Pittsburgh City Schools may soon finalize their second huge grant. The Bill and Melinda Gates Foundation is granting the system $40 million over 6 and half years to improve the cities public schools. In 1988 the district received an unprecedented $12.5 million from the Annie E. Casey Foundation. The results of that experiment were largely a failure with no lasting improvements. So what’s different this time?
Unlike the Casey grant – which focused on after school programs and other ancillary projects – the Empowering Effective Teachers Plan contains a merit based pay provision– a reform that ensures schools are committed to high-quality teachers. We’ve consistently advocated for teacher merit pay, but the Pittsburgh Federation of Teachers and other teacher unions have historically opposed any type of performance pay and a host of other education reforms that could weaken their influence over politicians.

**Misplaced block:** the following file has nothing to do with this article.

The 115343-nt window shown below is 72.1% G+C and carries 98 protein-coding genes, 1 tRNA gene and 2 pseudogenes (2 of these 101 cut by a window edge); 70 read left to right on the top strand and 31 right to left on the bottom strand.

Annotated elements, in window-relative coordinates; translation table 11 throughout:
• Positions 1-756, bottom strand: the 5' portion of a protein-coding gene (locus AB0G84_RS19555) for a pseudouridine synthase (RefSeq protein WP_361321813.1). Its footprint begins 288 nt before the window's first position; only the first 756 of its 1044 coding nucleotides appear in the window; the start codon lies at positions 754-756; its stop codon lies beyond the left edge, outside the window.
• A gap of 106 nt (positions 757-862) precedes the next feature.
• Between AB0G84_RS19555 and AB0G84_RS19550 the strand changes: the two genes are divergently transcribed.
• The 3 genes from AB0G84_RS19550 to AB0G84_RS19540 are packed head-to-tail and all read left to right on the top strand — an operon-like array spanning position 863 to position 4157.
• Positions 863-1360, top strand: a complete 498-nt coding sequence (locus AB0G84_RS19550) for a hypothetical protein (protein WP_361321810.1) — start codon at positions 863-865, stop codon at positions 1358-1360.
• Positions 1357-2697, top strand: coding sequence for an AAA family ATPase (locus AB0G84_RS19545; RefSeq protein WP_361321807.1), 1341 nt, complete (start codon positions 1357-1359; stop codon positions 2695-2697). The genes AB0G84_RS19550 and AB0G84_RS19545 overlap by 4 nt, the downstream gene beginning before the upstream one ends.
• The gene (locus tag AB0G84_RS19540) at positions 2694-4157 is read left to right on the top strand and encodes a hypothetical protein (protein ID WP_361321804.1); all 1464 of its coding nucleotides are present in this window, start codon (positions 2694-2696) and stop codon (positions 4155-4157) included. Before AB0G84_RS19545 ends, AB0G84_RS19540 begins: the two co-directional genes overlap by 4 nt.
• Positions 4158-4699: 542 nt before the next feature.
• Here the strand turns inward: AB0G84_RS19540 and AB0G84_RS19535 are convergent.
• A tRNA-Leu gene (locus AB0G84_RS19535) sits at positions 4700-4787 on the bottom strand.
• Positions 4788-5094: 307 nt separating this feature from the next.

Teachers would be judged on how well students progress, student test scores and observations of a teacher’s work. The reforms could have lasting effects on students achievement- weeding out the poorly performing teachers- however there is always the danger of a faux merit pay system where all teachers receive a bonus discounting the incentive system merit pay strives to implement.
The question is, if teachers do approve the conditions for the grant will the union water down the provisions, and if they do will the Gates Foundation continue their funding?